Electrocardiographic features and characteristics of pericardial disease in children

Introduction: There is little information regarding the aetiology, diagnosis and outcomes of pericardial disease in children on the African continent. The diagnosis is made easy using echocardiography, but it is not always available in a resource limited setting. The electrocardiogram (ECG) is an inexpensive and easily available tool that can be used to detect pericardial disease, but little data is available regarding its use in children. This study reports the characteristics of pericardial disease in children and their ECG features in a South African periurban setting. Methods: This retrospective descriptive study was conducted at a tertiary level hospital in Johannesburg, South Africa. The paediatric cardiology database was searched to identify all children with pericardial effusions from 1st January 1993 to 30th April 2019. Only patients that needed procedures or surgical intervention were selected for the study cohort, as it was expected that they would have ECGs available as part of their pre-procedure assessments. Available ECGs were collected and analysed for abnormalities. Other data such as age at presentation, sex, Human Immunodeficiency Virus (HIV) status, tuberculosis (TB) status, medications, pericardial fluid characteristics, details of pericardial surgical intervention and clinical outcome was also sourced from patient records and analysed. Basic descriptive statistics, such as percentages and frequencies was used for data interpretation. Results: Over the 26-year period, 724 cases of echo-proven PEs were identified. There were 79 patients who underwent interventions, which comprised the study cohort. Seventy-eight percent were over 5 years of age and the majority had large pericardial effusions. Infectious causes predominated, of which TB was the most common (60%). Forty-five percent were documented as HIV positive. The most common procedure performed was the insertion of a pericardial drain. Fifty-four percent of patients had resolution on follow-up, 4% had disease recurrence, 14% of the cohort died and 24% had unknown outcomes. The predominant ECG features in the 25 ECGs that were legible were those of sub-acute or chronic pericarditis, showing abnormal T-waves in 96% and sinus tachycardia in 80%. Other abnormalities were: decreased chest lead QRS voltages (52%), PR segment depression (48%) and decreased limb lead QRS voltage (40%), Less common findings were electrical alternans (28%), ST segment elevation (12%) and ‘Spodick’s sign’ (8%). Conclusions: The study showed that infectious causes, in particular TB, are the predominant causes of paediatric pericardial disease in South Africa. The majority of children, however, had complete resolution of their pericardial disease despite the need for invasive interventions. Although few ECGs were located and legible, all showed abnormalities with the majority displaying features of sub-acute or chronic pericarditis, suggesting that most children undergoing invasive treatment have later stages of pericardial disease. The few ECGs that were available for interpretation constitute a notable study limitation, but provide a basis for future studies on ECG changes in children with pericardial disease.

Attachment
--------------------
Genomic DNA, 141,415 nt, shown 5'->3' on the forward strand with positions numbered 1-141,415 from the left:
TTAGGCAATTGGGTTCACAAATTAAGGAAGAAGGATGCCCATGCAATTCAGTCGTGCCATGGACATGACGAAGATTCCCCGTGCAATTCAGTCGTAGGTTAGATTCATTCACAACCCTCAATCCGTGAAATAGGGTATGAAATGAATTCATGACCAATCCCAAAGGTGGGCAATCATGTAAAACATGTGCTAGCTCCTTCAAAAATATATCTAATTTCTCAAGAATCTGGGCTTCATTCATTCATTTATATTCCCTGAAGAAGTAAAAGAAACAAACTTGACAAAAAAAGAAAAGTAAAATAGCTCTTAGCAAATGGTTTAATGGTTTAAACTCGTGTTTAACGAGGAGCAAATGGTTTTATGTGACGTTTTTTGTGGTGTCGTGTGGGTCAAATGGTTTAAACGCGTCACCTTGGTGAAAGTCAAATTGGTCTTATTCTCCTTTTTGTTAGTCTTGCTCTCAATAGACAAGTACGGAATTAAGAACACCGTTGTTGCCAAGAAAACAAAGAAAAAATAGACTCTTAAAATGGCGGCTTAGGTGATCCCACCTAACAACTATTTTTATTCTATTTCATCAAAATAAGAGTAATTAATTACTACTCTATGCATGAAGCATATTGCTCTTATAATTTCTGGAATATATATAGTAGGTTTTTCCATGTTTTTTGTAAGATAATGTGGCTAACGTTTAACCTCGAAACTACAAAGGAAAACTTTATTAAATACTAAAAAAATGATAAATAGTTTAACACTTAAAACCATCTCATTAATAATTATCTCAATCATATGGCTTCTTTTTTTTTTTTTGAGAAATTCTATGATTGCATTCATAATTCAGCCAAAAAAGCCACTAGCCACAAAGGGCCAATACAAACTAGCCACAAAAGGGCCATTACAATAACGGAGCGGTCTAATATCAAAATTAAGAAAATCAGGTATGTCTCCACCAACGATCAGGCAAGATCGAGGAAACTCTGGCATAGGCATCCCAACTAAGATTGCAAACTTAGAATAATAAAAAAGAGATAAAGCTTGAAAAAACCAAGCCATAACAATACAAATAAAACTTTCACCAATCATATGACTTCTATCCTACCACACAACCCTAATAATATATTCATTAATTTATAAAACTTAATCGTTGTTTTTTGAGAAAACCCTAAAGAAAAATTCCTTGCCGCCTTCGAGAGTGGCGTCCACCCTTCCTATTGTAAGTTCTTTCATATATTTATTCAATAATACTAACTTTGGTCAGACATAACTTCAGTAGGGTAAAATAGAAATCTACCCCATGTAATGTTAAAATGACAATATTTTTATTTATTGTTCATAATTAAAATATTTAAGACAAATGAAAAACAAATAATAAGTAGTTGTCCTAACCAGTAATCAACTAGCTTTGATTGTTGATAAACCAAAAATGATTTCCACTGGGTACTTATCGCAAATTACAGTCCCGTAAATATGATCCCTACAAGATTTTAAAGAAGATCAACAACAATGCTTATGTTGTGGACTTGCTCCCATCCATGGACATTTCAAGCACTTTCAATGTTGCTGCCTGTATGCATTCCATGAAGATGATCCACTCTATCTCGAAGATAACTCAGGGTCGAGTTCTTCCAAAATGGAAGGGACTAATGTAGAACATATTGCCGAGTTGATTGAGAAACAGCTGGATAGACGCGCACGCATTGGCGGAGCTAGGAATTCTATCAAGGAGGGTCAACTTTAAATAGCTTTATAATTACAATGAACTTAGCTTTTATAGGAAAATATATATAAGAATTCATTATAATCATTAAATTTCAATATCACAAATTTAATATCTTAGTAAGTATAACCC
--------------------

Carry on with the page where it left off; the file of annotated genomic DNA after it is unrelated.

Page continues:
A research report submitted in partial fulfilment of the requirement for the degree of Master of Medicine (MMed) in Paediatrics to the Faculty of Health Sciences, University of the Witwatersrand, School of Clinical Medicine, Johannesburg, 2023
Pericardial disease, Disease in children, Aetiology